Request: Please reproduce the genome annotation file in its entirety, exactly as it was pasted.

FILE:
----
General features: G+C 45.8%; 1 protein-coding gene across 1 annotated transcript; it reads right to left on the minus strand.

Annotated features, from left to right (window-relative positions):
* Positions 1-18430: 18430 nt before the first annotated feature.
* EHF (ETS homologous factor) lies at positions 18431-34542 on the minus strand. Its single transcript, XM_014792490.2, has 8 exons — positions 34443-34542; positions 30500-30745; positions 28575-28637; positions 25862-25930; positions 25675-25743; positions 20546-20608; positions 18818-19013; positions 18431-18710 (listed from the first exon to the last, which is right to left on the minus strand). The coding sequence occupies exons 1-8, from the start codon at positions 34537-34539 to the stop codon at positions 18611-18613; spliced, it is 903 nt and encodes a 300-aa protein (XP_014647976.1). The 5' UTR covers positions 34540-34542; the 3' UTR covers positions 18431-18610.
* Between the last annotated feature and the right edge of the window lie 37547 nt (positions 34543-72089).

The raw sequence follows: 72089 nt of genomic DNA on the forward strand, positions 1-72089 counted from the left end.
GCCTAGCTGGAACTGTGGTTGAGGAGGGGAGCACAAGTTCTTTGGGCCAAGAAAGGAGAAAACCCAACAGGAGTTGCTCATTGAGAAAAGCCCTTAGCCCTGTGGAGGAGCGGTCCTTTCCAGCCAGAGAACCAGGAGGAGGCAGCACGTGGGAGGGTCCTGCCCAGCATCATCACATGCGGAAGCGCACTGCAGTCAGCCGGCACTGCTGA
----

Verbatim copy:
General features: G+C 45.8%; 1 protein-coding gene across 1 annotated transcript; it reads right to left on the minus strand.

Annotated features, from left to right (window-relative positions):
* Positions 1-18430: 18430 nt before the first annotated feature.
* EHF (ETS homologous factor) lies at positions 18431-34542 on the minus strand. Its single transcript, XM_014792490.2, has 8 exons — positions 34443-34542; positions 30500-30745; positions 28575-28637; positions 25862-25930; positions 25675-25743; positions 20546-20608; positions 18818-19013; positions 18431-18710 (listed from the first exon to the last, which is right to left on the minus strand). The coding sequence occupies exons 1-8, from the start codon at positions 34537-34539 to the stop codon at positions 18611-18613; spliced, it is 903 nt and encodes a 300-aa protein (XP_014647976.1). The 5' UTR covers positions 34540-34542; the 3' UTR covers positions 18431-18610.
* Between the last annotated feature and the right edge of the window lie 37547 nt (positions 34543-72089).

The raw sequence follows: 72089 nt of genomic DNA on the forward strand, positions 1-72089 counted from the left end.
GCCTAGCTGGAACTGTGGTTGAGGAGGGGAGCACAAGTTCTTTGGGCCAAGAAAGGAGAAAACCCAACAGGAGTTGCTCATTGAGAAAAGCCCTTAGCCCTGTGGAGGAGCGGTCCTTTCCAGCCAGAGAACCAGGAGGAGGCAGCACGTGGGAGGGTCCTGCCCAGCATCATCACATGCGGAAGCGCACTGCAGTCAGCCGGCACTGCTGA